By Ernest Hemingway
Hemingway's stories of his existence as an unknown author dwelling in Paris within the Twenties are deeply own, warmly affectionate and whole of wit. He remembers the time while, bad, chuffed and writing in cafes, he stumbled on his vocation.
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Extra info for A Moveable Feast (Scribner Classic)
It would come in one day when the fall was over. We would have to shut the windows in the night against the rain and the cold wind would strip the leaves from the trees in the Place Contrescarpe. The leaves lay sodden in the rain and the wind drove the rain against the big green autobus at the terminal and the cafe des amateurs was crowded and the windows misted over from the heat and the smoke inside. It was a sad, evilly run cafe where the drunkards of the quarter crowded together and i kept away from it because of the smell of dirty bodies and the sour smell of drunkenness.
You are,' she insisted. 'you have no respect for anything. ' i asked. ' 'No. ' 'I've been drunk,' i said. ' 'Of course not. ' 'The boy's patron was probably drunk by eleven o'clock in the morning,' i said. ' 'Don't argue with me, hemingway,' miss stein said. 'it does no good at all. ' Later when i wrote my first novel i tried to balance miss stein's quotation from the garage keeper with one from ecclesiastes. but that night walking home i thought about the boy in the garage and if he had ever been hauled in one of those vehicles when they were converted to ambulances.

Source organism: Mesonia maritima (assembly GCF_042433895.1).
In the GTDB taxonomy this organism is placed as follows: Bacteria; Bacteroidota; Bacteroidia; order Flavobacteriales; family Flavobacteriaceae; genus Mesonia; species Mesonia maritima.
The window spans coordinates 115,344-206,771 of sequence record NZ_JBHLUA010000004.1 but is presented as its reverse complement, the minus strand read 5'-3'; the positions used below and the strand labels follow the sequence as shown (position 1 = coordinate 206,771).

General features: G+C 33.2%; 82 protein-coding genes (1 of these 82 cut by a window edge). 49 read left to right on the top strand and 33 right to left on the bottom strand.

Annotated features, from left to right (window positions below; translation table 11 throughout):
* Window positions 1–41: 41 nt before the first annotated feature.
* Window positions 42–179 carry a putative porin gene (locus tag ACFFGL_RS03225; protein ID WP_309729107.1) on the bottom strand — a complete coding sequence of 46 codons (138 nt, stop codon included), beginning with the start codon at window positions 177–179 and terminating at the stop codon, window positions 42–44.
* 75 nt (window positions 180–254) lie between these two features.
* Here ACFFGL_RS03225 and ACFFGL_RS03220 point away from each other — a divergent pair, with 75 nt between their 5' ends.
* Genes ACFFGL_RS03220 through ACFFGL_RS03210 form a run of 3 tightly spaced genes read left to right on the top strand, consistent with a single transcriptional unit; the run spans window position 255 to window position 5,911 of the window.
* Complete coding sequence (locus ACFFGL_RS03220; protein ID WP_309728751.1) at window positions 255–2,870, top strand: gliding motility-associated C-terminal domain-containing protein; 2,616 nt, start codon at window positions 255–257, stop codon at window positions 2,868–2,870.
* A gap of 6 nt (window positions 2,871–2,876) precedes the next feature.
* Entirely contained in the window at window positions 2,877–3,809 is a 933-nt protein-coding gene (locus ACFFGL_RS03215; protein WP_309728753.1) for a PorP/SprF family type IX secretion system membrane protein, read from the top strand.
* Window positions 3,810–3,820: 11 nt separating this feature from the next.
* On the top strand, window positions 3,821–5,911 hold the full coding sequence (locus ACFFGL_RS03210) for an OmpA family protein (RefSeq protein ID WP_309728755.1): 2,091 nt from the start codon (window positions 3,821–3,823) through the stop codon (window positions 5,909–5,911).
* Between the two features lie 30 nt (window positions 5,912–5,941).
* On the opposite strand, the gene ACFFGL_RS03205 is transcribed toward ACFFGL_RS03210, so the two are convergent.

We ate well and cheaply and drank well and cheaply and slept well and warm together and loved each other. 'i think we ought to go,' my wife said. 'we haven't been for such a long time. we'll take a lunch and some wine. ' 'we'll go on the train and it's cheap that way. but let's not go if you don't think we should. anything we'd do today would be fun. ' 'no,' she said arrogantly. she had the lovely high cheekbones for arrogance. ' so we went out by the train from the gare du nord through the dirtiest and saddest part of town and walked from the siding to the oasis of the track.
A Moveable Feast (Scribner Classic) by Ernest Hemingway